In this draft guidance, we propose to focus our regulatory oversight on CDS functions that are intended to help health care professionals and patients inform their clinical management for serious or critical conditions and that are not intended for health care professionals to independently evaluate the basis of the software’s recommendations. An example of a product we would focus our oversight on would be CDS that identifies hospitalized, type 1 diabetic patients at increased risk of postoperative cardiovascular events and which does not explain why the software made that identification to the health care professional. In this case, if the CDS provides information that is not accurate (e.g., inappropriately identifies a patient as low risk when he is high risk), then any misidentification could lead to inappropriate treatment and patient harm. Since the potential for patient harm is significant, FDA regulation plays an important role in evaluating the software’s safety and effectiveness.
We believe our proposed approach for regulating CDS not only fulfills the provisions of the Cures Act, but also strikes the right balance between ensuring patient safety and promoting innovation by clarifying which products would be the focus of FDA’s oversight and which would not.
Also issued today was the final guidance Changes to Existing Medical Software Policies Resulting from Section 3060 of the 21st Century Cures Act which addresses other digital health provisions included in the Cures Act. Specifically, this final guidance outlines the FDA’s interpretation of the types of software that are no longer considered medical devices under the amended definition of device. We’re making clear that certain digital health technologies – such as mobile apps that are intended only for maintaining or encouraging a healthy lifestyle – generally fall outside the scope of the FDA’s regulation. Such technologies tend to pose a low risk to patients, but can provide great value to consumers and the healthcare system.
The digital health technologies described in this guidance (3060) have been previously discussed in existing medical software guidances. That’s why today we are also updating four previously issued FDA final guidances to align with interpretations and policies under the Cures Act: Final Guidance on Policy for Device Software Functions and Mobile Medical Applications; Final Guidance on General Wellness: Policy for Low Risk Devices; Final Guidance on Off-The-Shelf Software Use in Medical Devices; Final Guidance on Medical Device Data Systems, Medical Image Storage Devices, and Medical Image Communications Devices. Changes to these documents include clarification that many products previously under enforcement discretion no longer are medical devices under the 21st Century Cures Act, and therefore are not subject to FDA’s regulations and oversight.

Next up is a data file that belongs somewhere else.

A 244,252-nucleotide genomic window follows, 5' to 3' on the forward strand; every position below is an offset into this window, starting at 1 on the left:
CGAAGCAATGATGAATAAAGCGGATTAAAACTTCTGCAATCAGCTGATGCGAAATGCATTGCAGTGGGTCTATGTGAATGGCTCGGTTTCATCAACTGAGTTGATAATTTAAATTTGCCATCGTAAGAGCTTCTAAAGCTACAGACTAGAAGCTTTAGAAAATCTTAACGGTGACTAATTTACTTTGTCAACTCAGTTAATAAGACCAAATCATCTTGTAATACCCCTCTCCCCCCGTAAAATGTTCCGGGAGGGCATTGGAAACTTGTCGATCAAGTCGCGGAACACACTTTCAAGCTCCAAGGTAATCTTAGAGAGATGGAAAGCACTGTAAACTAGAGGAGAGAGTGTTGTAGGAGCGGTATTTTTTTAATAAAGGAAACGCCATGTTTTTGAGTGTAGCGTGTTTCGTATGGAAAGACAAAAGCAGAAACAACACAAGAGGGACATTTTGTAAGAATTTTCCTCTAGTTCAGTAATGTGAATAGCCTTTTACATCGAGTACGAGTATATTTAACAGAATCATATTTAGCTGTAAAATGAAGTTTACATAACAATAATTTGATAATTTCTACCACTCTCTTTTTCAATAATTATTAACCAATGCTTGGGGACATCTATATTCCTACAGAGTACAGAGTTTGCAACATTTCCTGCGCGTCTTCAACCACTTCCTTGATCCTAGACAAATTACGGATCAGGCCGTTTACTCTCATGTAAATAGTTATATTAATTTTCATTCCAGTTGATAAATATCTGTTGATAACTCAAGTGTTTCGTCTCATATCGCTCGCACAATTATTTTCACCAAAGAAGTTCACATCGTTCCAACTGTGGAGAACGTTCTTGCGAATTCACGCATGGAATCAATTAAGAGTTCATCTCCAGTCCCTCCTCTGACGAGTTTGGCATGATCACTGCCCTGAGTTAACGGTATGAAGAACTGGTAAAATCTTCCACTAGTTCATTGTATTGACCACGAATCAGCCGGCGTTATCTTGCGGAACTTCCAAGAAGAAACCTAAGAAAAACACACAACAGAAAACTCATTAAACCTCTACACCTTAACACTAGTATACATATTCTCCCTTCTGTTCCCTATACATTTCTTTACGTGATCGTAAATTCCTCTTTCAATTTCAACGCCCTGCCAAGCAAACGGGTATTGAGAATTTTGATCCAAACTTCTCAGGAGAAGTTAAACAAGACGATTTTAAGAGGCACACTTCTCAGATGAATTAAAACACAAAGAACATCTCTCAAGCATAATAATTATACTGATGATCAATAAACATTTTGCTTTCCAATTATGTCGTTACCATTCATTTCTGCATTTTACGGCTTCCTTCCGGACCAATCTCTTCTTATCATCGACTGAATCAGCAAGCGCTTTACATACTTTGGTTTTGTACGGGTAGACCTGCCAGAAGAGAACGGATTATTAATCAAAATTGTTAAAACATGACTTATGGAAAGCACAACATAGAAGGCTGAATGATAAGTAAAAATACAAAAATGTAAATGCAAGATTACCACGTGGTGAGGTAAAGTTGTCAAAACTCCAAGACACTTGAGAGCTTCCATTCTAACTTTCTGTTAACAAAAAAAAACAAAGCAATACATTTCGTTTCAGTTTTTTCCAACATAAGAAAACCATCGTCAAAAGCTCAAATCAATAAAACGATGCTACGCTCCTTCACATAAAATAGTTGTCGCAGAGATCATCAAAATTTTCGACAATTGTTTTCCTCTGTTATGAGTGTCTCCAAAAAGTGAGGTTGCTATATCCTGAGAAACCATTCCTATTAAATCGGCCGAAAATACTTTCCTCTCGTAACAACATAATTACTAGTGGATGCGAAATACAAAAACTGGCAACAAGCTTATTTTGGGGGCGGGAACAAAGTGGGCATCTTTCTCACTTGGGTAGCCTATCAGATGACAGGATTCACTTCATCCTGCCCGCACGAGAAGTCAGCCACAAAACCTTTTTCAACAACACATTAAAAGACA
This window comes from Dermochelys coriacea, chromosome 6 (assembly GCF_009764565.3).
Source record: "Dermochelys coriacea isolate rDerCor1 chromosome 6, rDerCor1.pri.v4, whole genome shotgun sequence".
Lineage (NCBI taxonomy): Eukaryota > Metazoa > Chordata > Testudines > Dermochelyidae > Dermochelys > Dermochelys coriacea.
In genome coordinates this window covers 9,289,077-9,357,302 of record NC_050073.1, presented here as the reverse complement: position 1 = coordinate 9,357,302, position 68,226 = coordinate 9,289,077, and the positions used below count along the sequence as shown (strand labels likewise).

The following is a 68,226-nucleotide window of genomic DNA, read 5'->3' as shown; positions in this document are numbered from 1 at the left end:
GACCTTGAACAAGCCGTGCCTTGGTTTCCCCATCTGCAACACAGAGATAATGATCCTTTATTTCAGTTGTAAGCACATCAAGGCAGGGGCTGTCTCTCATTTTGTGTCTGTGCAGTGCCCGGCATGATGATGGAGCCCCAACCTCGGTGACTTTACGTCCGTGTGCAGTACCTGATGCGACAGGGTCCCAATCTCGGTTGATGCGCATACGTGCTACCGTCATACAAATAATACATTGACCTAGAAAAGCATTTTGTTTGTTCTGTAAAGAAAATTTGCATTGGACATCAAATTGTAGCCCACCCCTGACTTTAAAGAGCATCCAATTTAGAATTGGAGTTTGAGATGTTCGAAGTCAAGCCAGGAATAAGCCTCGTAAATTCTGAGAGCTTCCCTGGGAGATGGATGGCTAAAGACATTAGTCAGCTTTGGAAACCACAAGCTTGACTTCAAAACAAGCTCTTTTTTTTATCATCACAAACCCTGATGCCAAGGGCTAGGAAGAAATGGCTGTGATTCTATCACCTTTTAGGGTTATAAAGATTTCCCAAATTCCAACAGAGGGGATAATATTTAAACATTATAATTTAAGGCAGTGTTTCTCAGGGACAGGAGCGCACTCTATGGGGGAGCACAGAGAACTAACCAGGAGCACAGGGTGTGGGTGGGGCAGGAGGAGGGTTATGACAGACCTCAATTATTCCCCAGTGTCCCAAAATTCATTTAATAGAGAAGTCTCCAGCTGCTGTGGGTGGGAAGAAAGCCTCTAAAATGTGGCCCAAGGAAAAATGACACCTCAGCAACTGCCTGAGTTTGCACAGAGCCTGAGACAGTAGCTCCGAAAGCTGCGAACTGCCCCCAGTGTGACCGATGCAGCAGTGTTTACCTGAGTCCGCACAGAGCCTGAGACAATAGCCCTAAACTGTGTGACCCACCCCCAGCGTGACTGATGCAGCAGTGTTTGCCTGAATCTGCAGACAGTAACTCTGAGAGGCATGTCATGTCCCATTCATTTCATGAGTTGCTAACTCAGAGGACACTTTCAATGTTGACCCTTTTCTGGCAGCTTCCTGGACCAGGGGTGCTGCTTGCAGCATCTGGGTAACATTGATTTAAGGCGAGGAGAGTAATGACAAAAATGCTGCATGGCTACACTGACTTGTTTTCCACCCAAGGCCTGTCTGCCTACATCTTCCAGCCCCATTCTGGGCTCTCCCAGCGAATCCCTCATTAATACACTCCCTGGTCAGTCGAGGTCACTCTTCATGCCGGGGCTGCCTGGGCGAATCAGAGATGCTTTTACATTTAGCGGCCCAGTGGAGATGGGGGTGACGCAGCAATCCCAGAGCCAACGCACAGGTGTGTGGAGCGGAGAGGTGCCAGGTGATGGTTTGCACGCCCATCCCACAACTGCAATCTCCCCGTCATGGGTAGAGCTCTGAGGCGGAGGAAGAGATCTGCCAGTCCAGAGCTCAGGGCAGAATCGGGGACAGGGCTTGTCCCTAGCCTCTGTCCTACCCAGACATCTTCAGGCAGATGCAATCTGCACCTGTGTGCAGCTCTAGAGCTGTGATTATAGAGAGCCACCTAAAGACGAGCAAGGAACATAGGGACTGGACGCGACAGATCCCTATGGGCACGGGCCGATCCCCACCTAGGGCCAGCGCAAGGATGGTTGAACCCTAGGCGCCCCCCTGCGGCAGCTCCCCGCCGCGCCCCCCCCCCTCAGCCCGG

Overall, these important guidance documents being issued today expand on our efforts to both encourage innovation in the ever-changing field of digital health and protect the public health. Our aim is to provide more clarity on our risk-based approach to digital health products, and, in particular, to provide more detail on those technologies and applications that would no longer be classified as a medical device subject to FDA regulation according to the Cures Act. These documents are critical elements of FDA’s comprehensive approach to digital health. We are committed to promoting beneficial innovation in this space while providing appropriate oversight where it’s merited.
The FDA, an agency within the U.S. Department of Health and Human Services, protects the public health by assuring the safety, effectiveness, and security of human and veterinary drugs, vaccines and other biological products for human use, and medical devices. The agency also is responsible for the safety and security of our nation’s food supply, cosmetics, dietary supplements, products that give off electronic radiation, and for regulating tobacco products.
- Stephanie Caccomo